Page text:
Online Program

Interactive pandemic exercise toolkit

Monday, November 4, 2013 : 2:50 p.m. - 3:10 p.m.

Samuel Scarpino, PhD, Santa Fe Insitute, Santa Fe, NM
Greg Johnson, Texas Advanced Computing Center, The University of Texas at Austin, Austin, TX
Nedialko Dimitrov, PhD, Operations Research, Naval Postgraduate School, Monterey, CA
Bruce Clements, MPH, Division for Regional and Local Health Services, Texas Department of State Health Services, Austin, TX
Alison Galvani, PhD, School of Medecine, Yale University, New Haven, CT
Lauren Meyers, PhD, Section of Integrative Biology, The University of Texas at Austin, Austin, TX
Background – During a pandemic, public health authorities must make critical real-time intervention decisions, often in the face of considerable uncertainty about the magnitude and severity of the pandemic. Preparedness plans and real-time decision support tools are thus essential to pandemic readiness. In collaboration with the Texas Department of State Health Services, we developed an interactive pandemic toolkit to aid in influenza preparedness and response. The toolkit includes a data-driven, individual-level influenza simulator, as well as decision-support modules for antiviral, vaccine and ventilator distributions. This presentation will demonstrate these tools and address the extendibility of this toolkit to other regions.

Objective – To develop an interactive, real-time environment for simulating pandemic influenza, assessing public health intervention strategies, and designing surveillance networks.

Methods – The Pandemic Exercise Tool has two primary components. The first component is a stochastic, influenza simulator for the state of Texas. This simulator tracks an epidemic as it spreads through Texas, includes realistic travel and demographic information, and incorporates a variety of intervention strategies. Second, we developed an efficient algorithm for designing surveillance networks. This method is able to simulate data that is statistically similar to the existing influenza surveillance data collected by the state.

Results – This tool has proven to be a powerful training resource for state and local public health agencies in Texas.

Conclusions – Our results demonstrate two important features of the simulator: (1) the ability of exercise participants to specify a pandemic scenario, and then, as the simulated pandemic unfolds, interactively make policy decisions (regarding vaccination, antiviral and public health communications), assess the ramifications, and rewind the clock to any point in the pandemic to assess alternative policies, and (2) the benefit of a realistic model of influenza surveillance which forces exercise participants to make decisions based on typical, imperfect epidemiological data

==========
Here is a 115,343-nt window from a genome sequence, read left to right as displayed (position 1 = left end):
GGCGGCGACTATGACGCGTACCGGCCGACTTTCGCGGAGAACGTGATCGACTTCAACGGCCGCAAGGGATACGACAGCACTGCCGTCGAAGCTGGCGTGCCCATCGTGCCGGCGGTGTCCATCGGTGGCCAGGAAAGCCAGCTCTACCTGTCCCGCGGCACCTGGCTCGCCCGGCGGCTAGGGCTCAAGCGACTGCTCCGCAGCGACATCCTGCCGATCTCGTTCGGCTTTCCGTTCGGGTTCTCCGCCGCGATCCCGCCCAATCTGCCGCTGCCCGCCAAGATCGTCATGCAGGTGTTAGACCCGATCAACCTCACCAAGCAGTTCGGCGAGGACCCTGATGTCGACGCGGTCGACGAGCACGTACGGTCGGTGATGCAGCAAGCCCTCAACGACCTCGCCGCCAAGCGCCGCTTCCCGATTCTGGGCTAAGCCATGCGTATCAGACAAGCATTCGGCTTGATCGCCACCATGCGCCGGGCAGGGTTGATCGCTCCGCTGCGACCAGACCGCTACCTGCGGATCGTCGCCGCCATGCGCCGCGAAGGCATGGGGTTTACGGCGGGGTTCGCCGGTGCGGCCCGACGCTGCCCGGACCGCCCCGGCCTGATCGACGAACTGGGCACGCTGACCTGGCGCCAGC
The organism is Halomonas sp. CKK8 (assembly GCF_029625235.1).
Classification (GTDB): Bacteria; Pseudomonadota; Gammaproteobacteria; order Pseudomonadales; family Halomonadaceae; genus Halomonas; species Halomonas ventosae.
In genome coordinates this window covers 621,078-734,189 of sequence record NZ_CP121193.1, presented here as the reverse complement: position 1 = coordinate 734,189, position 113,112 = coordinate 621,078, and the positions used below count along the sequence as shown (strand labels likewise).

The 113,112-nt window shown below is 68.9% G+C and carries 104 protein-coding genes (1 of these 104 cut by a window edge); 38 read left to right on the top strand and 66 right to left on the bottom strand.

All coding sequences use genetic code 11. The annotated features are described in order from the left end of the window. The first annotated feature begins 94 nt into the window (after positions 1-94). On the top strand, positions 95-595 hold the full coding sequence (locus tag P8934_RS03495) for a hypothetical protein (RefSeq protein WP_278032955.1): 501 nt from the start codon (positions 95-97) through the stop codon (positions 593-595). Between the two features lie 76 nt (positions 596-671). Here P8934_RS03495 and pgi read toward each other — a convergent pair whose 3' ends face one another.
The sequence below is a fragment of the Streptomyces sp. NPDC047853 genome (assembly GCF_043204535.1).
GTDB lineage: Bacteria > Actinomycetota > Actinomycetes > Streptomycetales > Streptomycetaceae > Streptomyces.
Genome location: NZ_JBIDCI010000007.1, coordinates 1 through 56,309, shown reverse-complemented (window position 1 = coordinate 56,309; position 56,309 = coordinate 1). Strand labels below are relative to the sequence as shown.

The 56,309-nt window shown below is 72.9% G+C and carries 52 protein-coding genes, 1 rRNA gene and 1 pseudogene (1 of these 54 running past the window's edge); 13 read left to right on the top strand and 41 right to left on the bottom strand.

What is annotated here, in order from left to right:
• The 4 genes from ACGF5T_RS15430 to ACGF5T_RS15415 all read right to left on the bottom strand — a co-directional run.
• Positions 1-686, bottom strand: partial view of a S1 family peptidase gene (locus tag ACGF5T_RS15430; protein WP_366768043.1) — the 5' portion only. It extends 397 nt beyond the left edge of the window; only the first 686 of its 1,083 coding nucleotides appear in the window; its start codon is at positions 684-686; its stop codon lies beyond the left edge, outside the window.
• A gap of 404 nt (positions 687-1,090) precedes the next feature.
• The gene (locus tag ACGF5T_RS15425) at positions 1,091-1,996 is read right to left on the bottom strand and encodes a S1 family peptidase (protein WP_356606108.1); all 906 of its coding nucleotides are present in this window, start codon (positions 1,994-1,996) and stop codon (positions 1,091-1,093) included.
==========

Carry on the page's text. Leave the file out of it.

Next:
Learning Areas:

Implementation of health education strategies, interventions and programs
Planning of health education strategies, interventions, and programs
Public health or related research

Learning Objectives:
Demonstrate how exercise participants were able to specify a pandemic scenario, and then, as the simulated pandemic unfolds, interactively make policy decisions, (2) assess the ramifications of the policy decisions made in real-time and compare them to alternative policies, and (3) evaluate the benefits of using a realistic model of US influenza surveillance systems which forces exercise participants to make decisions based on typical, imperfect epidemiological data.

Keyword(s): Data/Surveillance, Professional Training

Presenting author's disclosure statement:

Qualified on the content I am responsible for because: I am a PhD Candidate in Integrative Biology and have worked on the application of mathematical and computational methods to public health for five years. I am the first author on a published manuscript describing a method to design surveillance networks and have published 9 additional peer-reviewed papers. I have presented my research on applied public health modeling at eight conferences.
Any relevant financial relationships? No

I agree to comply with the American Public Health Association Conflict of Interest and Commercial Support Guidelines, and to disclose to the participants any off-label or experimental uses of a commercial product or service discussed in my presentation.